SunnyOne: Slide01 Every Production starts with the opening title and credits.
SunnyOne: As cinematic and computer literacy become more ubiquitous, it will become quite common for
SunnyOne: groups of friends to associate around fun and social creative learning projects such as our Visit with Virtual Vincent Van Gogh.
SunnyOne: The majority of content on the web is provided non-commercially by people
SunnyOne: who are not trying to make their living via copyright earnings, and in our
SunnyOne: experience, most are satisfied with appropriate credit and communication. Give credit and create good will!
SunnyOne: When it comes to creativity, the richness of the web, plus the richness of
SunnyOne: personal creativity in the classroom and among friends, is an infinite treasure
SunnyOne: chest of resources for digital productions.
SunnyOne: Better yet, use resources created by friends, such as actors, writers, musicians
SunnyOne: and illustrators. Win Win networking gets their name and work out there, and
SunnyOne: enhances the quality of no-budget productions.
SunnyOne: For non-commercial projects like this and most classroom productions,
SunnyOne: copyright is much less an issue than for industrial productions, and a little credit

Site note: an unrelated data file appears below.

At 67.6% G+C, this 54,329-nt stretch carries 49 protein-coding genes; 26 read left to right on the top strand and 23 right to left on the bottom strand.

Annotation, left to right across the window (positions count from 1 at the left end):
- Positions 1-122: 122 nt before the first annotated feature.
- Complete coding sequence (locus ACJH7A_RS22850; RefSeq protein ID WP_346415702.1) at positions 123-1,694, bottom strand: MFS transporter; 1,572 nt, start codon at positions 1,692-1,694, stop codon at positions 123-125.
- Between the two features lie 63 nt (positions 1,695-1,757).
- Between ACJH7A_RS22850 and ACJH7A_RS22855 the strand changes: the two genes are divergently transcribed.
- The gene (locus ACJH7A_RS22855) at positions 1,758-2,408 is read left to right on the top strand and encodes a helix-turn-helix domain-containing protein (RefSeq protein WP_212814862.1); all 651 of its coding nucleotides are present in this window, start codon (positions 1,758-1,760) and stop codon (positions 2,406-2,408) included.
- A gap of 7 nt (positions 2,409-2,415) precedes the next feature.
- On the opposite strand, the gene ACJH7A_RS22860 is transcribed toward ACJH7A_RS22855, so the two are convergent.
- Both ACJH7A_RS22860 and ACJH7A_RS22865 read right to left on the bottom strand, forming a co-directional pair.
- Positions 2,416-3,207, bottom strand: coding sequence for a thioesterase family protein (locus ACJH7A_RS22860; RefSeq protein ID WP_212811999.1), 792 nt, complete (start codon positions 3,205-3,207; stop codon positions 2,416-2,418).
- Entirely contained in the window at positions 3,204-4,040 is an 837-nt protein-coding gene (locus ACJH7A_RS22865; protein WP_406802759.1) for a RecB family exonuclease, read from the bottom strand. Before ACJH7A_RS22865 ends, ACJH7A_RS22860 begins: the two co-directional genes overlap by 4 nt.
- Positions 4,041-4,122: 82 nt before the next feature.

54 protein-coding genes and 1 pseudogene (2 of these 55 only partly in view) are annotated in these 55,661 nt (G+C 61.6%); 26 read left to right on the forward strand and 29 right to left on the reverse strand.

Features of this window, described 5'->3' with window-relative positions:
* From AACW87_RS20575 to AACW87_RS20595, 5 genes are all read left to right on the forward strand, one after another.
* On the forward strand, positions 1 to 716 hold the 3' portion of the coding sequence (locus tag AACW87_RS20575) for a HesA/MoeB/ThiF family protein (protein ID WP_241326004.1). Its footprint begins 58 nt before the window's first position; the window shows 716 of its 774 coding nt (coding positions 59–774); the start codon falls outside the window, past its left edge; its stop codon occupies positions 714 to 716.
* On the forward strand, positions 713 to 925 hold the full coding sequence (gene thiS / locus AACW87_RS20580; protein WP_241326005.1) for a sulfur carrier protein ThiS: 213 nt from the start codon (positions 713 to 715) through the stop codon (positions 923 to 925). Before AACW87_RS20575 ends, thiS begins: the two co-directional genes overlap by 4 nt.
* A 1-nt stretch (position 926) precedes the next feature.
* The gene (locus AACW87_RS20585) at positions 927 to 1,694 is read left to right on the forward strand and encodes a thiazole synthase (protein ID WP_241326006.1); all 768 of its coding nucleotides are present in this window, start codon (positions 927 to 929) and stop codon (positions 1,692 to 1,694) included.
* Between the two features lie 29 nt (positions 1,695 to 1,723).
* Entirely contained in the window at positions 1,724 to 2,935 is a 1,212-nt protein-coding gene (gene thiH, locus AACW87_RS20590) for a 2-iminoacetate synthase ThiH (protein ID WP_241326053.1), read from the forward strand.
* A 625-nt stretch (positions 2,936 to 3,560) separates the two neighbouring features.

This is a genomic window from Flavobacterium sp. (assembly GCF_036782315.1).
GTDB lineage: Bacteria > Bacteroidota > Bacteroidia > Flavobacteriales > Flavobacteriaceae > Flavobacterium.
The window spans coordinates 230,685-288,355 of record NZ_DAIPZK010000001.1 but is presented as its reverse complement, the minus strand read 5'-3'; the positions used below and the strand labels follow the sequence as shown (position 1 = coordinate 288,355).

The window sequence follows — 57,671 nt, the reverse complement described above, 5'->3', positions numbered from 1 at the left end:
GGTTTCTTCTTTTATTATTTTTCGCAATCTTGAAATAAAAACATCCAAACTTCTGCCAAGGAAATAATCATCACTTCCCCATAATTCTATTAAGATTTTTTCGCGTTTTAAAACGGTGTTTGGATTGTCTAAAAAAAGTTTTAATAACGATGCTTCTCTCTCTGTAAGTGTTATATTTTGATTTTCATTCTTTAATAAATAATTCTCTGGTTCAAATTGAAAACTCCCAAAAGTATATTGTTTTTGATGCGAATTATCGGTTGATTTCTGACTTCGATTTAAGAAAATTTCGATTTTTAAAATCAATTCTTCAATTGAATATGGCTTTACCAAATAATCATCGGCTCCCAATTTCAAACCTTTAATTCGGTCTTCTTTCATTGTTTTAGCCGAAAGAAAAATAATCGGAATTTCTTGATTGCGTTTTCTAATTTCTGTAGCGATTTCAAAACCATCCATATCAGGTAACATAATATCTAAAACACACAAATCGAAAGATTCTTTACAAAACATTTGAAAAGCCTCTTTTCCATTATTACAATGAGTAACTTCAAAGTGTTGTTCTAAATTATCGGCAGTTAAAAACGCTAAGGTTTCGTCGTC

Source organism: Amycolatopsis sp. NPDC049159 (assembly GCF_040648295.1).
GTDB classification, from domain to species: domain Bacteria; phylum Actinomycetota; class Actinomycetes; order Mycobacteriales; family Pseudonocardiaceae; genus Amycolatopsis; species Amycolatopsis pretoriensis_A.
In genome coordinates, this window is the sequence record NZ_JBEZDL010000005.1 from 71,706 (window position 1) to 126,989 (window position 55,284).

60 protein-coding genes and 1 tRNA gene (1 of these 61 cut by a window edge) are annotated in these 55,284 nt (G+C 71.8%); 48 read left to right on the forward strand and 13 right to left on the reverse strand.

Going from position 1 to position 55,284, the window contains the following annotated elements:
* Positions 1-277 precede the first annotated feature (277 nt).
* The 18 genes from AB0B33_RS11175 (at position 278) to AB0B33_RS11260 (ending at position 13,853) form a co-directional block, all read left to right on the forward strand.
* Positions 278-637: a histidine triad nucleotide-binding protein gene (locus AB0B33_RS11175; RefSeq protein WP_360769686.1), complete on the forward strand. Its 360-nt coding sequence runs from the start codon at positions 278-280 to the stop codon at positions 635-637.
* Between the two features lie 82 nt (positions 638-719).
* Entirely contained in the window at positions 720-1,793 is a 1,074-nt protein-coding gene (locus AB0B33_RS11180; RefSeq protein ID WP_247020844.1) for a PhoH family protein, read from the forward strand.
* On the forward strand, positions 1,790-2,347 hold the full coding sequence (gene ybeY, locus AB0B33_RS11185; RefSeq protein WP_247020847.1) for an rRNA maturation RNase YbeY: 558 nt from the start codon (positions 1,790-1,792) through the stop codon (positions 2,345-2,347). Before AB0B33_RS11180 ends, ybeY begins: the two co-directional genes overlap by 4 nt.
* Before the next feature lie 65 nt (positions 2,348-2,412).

SunnyOne: goes a long way! Get permission when possible and necessary, but choose first
SunnyOne: among resources where copyright is not an issue.
vetunimi: yes copyright reasons are a nightmare
SunnyOne: Mention of the url is considered appropriate and polite behavior. As is
SunnyOne: notifying the creators of what you are using for your little project. Think of it as networking opportunity!
SunnyOne: For instance, we had support creating original art from this website from Pony Vigil, of www.mauirose.com,
SunnyOne: and www.emeraldcity.tv provided mirror sites to host the Real Video
"videonaut": I have made a lot of video-projects with chidren whoare teached to create a set in a paper-box with fotofigures acting in front of the box and direct feedback in the monitor and than improvisation now building a town inalpha aw 22000s 100w as Videona
SunnyOne: streams of our movie.
"Auntie Galen": yay Pony, who's standing right here and says Aloha to all
AL: ok, see you later!
SunnyOne: The animated Starry night constellation effect was a search engine discovery, very cool and appropriate for our piece.
SunnyOne: It was a Flash animation, found on on the web. at www.bewitched.com
SunnyOne: Great animations like this can be easily brought into video format by using a
SunnyOne: video scan converter attached between your monitor and PC. They cost about $100.
SunnyOne: Here we have a typical example of how visual information can be most simply conveyed in a video...holding up a book.
vetunimi: animating van gogh?
SunnyOne: Here we compare the improved production value of using a standard two dimensional title screen
vetunimi: yes in 100 years this will be considered the finest art
SunnyOne: for depth and compelling quality,
JB: sup yall?
SunnyOne: And here we go for the immersive 3d effect of a real person in a virtual world to convey information in an even more
SunnyOne: compelling format. You can begin to see the power of blue screen.